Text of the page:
the crater beneath. Some of the volatile products of volcanoes are of economical value, like the sal-ammoniac, sulphur, and boracic acid of Vulcano, which have given rise to extensive chemical works.
Solid substances are ejected and accumulate around the orifices, where they frequently form large mountains. They are fragments of rock torn from the formations through which the eruptive stream passes—crystallized minerals, or matters which, derived from sources far below the earth's surface, issue in an incandescent or molten condition, and to which the name of lavas is properly applied. The lavas are composed of the silicates of aluminium, magnesium, calcium, iron, sodium, and potassium in different degrees of combination or mixture. Oxygen, in silicic acid or in a metallic oxide, makes up nearly half the weight of all of them, the metalloid silicon one fourth, and aluminium one tenth of the most of them. Silica or silicic acid—rock-crystal or flint—is present in proportions varying from one half to four fifths of the whole mass. Those lavas in which silica is present in larger proportion are called "acid lavas"; those in which the base is in greater proportion, "basic lavas." Between these are the "intermediate lavas," in which the proportion of silica is lower than in the acid lavas, and the proportion of bases is lower than in the basic lavas. Of the five great groups into which geologists have divided the lavas, the rhyolites are acid, the basalts are basic, and the trachytes, andesites, and phonolites are intermediate.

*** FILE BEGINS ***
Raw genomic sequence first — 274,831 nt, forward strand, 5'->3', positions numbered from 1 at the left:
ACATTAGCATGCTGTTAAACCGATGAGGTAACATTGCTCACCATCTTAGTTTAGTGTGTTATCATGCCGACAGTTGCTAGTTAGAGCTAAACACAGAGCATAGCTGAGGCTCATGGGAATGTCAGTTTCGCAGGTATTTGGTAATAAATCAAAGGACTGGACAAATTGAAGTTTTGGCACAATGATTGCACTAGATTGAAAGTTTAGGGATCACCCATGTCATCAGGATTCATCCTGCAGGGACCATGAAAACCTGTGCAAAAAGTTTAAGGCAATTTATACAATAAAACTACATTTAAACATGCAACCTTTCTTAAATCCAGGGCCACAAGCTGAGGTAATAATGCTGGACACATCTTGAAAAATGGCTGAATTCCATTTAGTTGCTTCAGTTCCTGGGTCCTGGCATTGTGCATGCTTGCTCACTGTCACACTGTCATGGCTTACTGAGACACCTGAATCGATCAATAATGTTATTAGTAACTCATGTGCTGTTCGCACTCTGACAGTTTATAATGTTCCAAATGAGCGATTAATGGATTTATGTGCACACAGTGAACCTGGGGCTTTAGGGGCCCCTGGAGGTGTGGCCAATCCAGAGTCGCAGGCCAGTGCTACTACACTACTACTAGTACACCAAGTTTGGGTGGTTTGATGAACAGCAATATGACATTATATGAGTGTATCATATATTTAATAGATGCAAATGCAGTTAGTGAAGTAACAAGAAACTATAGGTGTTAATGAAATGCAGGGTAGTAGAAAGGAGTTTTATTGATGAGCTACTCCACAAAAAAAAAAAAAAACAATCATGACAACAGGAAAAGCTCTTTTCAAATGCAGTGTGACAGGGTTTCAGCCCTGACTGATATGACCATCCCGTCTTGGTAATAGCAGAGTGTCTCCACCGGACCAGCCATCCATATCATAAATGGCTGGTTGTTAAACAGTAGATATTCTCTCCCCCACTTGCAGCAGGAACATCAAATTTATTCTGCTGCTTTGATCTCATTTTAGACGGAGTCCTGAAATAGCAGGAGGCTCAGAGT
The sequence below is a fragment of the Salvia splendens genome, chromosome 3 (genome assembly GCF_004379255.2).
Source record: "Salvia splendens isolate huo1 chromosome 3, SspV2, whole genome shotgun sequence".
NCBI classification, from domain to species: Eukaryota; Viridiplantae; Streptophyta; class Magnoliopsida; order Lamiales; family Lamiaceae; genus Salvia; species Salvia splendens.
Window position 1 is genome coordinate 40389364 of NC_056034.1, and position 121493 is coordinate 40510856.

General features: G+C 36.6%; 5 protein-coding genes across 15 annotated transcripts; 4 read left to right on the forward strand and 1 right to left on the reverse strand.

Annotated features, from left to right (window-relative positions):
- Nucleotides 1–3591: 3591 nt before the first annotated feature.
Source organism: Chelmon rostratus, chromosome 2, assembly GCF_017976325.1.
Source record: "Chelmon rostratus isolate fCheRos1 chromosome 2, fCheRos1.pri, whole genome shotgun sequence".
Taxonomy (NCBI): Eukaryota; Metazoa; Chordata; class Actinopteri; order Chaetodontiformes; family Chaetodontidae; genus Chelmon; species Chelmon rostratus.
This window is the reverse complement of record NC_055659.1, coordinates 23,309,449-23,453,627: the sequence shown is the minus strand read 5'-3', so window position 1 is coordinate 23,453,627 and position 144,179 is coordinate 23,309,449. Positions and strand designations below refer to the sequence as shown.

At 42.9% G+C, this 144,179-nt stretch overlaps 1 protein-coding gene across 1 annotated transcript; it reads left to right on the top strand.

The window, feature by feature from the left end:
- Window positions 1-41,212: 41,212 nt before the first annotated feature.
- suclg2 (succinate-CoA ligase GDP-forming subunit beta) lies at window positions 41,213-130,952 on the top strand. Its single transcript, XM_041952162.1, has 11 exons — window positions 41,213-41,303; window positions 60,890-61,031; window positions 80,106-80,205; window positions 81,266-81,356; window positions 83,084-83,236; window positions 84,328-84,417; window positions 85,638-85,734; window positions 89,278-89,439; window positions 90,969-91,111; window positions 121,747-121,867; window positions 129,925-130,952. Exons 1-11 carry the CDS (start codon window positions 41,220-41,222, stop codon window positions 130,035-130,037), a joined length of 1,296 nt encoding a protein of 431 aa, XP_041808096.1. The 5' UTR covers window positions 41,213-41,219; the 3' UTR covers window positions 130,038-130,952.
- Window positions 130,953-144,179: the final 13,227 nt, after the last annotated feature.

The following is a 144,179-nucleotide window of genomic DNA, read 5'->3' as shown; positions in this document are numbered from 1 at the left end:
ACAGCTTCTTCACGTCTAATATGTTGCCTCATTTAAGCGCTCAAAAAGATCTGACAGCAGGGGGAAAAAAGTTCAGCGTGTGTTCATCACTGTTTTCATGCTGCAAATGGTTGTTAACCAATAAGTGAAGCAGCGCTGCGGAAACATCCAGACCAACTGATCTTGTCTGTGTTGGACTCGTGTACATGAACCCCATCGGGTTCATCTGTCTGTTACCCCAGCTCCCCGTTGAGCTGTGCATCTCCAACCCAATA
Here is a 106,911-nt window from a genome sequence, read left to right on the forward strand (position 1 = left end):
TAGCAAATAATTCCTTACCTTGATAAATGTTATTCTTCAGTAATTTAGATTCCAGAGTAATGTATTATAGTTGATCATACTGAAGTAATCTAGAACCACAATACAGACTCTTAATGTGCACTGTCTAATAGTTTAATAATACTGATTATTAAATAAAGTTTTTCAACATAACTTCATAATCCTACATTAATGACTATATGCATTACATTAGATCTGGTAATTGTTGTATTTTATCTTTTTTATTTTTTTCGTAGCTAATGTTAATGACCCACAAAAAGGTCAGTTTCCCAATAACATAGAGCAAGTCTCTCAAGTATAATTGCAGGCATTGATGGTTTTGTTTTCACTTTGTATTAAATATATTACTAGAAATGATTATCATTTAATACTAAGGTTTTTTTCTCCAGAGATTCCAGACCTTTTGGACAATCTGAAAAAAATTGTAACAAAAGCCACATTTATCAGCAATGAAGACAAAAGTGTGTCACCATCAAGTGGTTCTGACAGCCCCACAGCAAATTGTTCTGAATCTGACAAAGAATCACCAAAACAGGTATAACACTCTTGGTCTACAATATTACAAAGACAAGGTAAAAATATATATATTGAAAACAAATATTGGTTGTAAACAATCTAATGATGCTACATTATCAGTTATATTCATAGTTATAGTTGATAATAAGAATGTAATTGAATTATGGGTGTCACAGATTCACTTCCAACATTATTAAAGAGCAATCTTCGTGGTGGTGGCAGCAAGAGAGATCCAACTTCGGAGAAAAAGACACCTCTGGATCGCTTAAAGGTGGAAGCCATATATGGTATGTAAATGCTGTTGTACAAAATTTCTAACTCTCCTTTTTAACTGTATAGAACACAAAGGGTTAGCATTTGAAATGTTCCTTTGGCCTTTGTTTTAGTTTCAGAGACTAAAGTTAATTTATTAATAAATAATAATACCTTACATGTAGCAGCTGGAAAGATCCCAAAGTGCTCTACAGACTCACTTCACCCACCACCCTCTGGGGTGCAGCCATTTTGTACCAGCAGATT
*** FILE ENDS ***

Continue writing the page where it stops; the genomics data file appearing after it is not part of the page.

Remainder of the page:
The structure of lavas can be more clearly ascertained by studying them in the condition of transparent or semi-transparent slices under the microscope. Most of them are made up of crystals of different minerals, varying in size from those which are hardly visible to the naked eye to those of an inch or more in length. Others appear glassy in structure. Under the microscope, they are shown to be made up of two kinds of materials, a base or ground-mass of a glassy character, and distinct crystals irregularly distributed through this glassy base, like the raisins in a cake. In some cases the vitreous part makes up the whole mass of the rock; in others smaller or larger numbers of crystals are seen to be scattered through a glassy base; while in others again the crystals are so numerous that the presence of an intervening vitreous ground-mass can be detected only by the aid of the microscope. When slices of the glassy materials are examined with high powers, cloudy patches are seen diffused through the substance, which under still higher powers resolve themselves into innumerable particles having very definite outlines, some transparent and some opaque. At the same time fresh cloudy patches are brought into view, requiring still higher powers for their resolution; and so the process may go on, as it does in examining the nebulæ with the telescope. The minute particles thus brought into view are called microliths or crystallites. Sometimes, instead of being indiscriminately diffused, they are collected in groups of very definite form, resembling the frost-work on